From Seymour Papert's The Children's Machine:
The point I am making is not simply that this was a mathematical culture (which it was), but that it was the particular kind of mathematical culture in which precise calculation plays the dominant role and the technical and analytic have more weight than the intuitive and the experiential.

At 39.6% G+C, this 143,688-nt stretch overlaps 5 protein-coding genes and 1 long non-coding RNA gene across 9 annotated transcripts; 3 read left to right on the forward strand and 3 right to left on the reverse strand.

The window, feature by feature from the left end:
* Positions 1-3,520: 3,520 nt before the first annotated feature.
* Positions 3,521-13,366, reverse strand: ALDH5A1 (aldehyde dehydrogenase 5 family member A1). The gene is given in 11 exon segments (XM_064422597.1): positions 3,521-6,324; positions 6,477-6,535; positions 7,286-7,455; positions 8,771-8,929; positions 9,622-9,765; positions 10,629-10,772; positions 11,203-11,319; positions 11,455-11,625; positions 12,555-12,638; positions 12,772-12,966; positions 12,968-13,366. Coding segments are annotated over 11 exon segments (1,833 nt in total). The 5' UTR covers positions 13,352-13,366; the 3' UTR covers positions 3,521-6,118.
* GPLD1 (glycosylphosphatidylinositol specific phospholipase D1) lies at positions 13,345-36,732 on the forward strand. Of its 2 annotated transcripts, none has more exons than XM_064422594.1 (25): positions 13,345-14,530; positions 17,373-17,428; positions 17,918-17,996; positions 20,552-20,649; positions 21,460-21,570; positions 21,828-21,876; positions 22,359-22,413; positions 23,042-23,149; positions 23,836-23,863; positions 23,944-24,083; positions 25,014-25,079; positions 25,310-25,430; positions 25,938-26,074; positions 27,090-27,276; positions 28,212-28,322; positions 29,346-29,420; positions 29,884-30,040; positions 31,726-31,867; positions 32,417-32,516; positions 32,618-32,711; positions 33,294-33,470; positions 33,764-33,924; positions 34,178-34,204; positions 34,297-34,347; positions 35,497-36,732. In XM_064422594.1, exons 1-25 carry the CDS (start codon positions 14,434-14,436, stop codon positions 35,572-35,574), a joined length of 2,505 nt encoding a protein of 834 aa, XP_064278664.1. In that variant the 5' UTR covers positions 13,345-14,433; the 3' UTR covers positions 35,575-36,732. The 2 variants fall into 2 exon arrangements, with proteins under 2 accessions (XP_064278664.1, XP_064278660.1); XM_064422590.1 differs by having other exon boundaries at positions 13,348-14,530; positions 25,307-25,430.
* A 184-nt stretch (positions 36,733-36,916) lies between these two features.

Thus, many factors conspired to cast the early computer culture in the hard and analytic shape that for most people remains even today synonymous with the word computer. After the war the computer slowly moved out of the sanctums of high science and the military into a wider world of business and run-of-the-mill industrial and university research. As it did so it took its culture with it, and so the popular image of the computer as "analytical logic engine" grew up and took root. What is significant here is how elements of the original computer culture persisted even when the technology no longer required or favored them. Once launched, the culture acquires a logic of its own. Although some of the mathematical extremes of the early ways to control computers were gradually softened, the hard core remained.